The reported staining pattern was obtained with antisera generated against both PEP1 and PEP2. Most cell identification was done with antisera against PEP1-MAP (goat 258), because this serum gave the most specific signal with indirect immunofluorescence. The specific staining described below was eliminated by preincubation of the sera with the appropriate uncoupled peptide.
Serotonin. Rabbit antibody to formaldehyde-conjugated serotonin was purchased from Dr. Harry Steinbusch (Free University, Amsterdam, The Netherlands).
Anti-human VMATs. Rabbit antibodies to human VMAT1 and VMAT2 were generated against specific C-terminal peptides, as previously described (Erickson et al., 1996).
Anti-GFP. Rabbit antibody to GFP was purchased from Molecular Probes (Eugene, OR).
Nematodes were prepared with a variation of the freeze–crack method of Albertson (1984). Mixed populations of nematodes were rinsed and placed in a water drop on a poly-l-lysine-coated slide (made by incubating acid-cleaned slides for 5 min in 1–2 mg/ml poly-l-lysine). A second poly-l-lysine-coated slide was placed on top of the nematodes so that the nematodes were compressed. The slide sandwich was immediately placed on a piece of dry ice for at least 20 min. The slides were separated, and the bottom slide was immediately placed in ice-cold fixative. For VMAT (or VMAT and GFP), the fixation consisted of 2 min in methanol followed by 4 min in acetone. For anti-serotonin, fixation was done in 4% formaldehyde in 0.1 m phosphate for 24 hr.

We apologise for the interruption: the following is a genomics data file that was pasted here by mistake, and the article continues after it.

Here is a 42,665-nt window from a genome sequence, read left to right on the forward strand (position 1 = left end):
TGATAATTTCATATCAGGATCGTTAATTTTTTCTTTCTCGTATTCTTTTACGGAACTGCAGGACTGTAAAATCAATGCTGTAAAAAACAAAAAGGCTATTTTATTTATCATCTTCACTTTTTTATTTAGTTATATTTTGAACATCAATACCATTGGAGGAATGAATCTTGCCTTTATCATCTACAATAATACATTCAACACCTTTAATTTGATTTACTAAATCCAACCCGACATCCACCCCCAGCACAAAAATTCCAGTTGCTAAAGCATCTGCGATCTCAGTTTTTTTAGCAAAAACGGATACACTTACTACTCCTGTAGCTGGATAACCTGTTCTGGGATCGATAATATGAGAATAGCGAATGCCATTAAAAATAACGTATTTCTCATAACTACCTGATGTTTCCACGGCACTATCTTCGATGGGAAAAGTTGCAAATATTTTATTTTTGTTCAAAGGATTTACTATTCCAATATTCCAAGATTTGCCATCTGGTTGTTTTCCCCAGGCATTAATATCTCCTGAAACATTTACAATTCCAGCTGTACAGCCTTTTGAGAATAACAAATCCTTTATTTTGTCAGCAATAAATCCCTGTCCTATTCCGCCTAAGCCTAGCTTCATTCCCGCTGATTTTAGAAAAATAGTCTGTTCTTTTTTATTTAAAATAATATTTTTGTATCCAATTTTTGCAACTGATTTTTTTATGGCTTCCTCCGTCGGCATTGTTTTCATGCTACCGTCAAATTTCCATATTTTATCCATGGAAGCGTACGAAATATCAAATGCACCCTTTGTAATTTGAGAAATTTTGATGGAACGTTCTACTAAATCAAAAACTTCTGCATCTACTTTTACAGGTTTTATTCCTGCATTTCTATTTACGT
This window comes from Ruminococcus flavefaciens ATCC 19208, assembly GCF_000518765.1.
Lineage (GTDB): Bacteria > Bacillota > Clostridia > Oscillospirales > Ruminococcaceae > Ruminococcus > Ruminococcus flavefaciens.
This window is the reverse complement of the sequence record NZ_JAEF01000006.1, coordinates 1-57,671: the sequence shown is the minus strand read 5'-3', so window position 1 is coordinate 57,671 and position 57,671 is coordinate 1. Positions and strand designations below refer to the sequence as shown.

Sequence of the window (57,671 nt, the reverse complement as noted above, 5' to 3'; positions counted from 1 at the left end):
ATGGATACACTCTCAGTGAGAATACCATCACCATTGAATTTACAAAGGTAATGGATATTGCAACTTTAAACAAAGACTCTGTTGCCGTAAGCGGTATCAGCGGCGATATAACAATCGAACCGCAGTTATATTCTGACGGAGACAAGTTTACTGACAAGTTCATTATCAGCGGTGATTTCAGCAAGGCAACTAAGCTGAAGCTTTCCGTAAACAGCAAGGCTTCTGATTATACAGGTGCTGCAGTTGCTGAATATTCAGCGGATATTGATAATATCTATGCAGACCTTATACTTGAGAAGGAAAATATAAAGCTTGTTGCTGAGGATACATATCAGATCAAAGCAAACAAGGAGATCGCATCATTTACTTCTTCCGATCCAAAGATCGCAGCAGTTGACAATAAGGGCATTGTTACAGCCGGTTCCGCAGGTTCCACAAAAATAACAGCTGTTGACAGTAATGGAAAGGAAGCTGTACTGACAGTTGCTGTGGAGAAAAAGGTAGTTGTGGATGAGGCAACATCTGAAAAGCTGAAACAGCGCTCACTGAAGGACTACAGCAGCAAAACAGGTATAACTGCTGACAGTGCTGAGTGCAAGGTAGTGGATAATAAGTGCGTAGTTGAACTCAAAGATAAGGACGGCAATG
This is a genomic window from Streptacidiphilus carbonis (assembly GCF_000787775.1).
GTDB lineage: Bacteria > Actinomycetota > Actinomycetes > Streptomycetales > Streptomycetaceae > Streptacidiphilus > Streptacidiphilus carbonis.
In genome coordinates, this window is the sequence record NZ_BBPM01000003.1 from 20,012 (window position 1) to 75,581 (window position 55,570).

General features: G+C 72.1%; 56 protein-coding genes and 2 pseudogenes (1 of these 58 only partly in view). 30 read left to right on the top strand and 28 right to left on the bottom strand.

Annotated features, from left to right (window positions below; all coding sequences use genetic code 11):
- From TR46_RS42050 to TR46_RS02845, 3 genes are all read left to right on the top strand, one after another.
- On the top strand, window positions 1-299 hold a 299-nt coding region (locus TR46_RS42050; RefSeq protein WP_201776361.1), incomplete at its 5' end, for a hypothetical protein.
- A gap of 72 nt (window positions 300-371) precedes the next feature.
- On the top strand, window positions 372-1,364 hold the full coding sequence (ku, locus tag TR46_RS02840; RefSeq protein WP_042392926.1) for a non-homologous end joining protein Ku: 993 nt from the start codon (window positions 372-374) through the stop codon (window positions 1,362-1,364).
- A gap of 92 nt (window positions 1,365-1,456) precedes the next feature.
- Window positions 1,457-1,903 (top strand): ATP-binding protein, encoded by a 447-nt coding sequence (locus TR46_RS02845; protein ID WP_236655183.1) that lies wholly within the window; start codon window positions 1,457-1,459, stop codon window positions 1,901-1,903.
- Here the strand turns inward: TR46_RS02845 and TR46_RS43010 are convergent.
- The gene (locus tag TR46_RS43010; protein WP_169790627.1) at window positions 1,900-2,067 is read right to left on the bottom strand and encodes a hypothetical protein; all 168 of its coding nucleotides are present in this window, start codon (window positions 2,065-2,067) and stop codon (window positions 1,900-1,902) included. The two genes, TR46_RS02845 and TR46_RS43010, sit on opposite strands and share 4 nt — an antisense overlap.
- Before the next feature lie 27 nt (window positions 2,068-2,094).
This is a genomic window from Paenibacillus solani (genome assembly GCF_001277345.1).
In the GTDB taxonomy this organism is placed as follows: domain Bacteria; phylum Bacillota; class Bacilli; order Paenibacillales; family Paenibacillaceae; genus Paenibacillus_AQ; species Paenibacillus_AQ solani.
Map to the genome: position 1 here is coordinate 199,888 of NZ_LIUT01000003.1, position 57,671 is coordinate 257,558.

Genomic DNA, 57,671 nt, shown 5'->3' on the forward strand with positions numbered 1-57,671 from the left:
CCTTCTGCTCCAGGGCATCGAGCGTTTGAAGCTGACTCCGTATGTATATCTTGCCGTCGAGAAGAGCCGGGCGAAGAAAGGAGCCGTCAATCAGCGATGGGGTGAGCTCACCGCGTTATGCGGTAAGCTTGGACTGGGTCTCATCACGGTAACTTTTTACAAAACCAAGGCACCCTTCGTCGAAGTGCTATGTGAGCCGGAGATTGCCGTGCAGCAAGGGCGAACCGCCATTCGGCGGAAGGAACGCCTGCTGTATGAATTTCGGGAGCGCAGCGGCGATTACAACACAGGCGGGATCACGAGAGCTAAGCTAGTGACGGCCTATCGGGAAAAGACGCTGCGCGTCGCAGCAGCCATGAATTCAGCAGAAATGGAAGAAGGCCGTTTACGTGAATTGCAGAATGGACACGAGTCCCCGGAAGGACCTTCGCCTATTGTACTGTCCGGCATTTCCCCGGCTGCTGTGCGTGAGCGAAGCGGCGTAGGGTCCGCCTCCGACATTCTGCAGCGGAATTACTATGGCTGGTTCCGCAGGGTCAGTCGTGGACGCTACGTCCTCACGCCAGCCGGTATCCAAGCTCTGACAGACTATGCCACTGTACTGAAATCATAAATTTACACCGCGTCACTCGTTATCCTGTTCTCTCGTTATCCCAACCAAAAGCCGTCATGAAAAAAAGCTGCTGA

After fixation, slides were rinsed in PBS. All slides were incubated in 10% donkey serum in antibody buffer (0.5% Triton X-100, 1 mm EDTA, and 0.1% BSA in PBS with 0.05% sodium azide) for 1 hr. Primary antibody incubations (1:50–1:200) were done overnight. After thorough rinsing with antibody buffer, slides were incubated in secondary antibody for 4 hr. Unlabeled and indocarbocyanine (Cy3)-labeled secondary antibodies were obtained from Jackson ImmunoResearch (West Grove, PA); Oregon Green 488 was coupled to secondary antibodies using the Oregon Green labeling kit from Molecular Probes. After rinsing, slides were mounted in antibleaching medium (Finney and Ruvkun, 1990).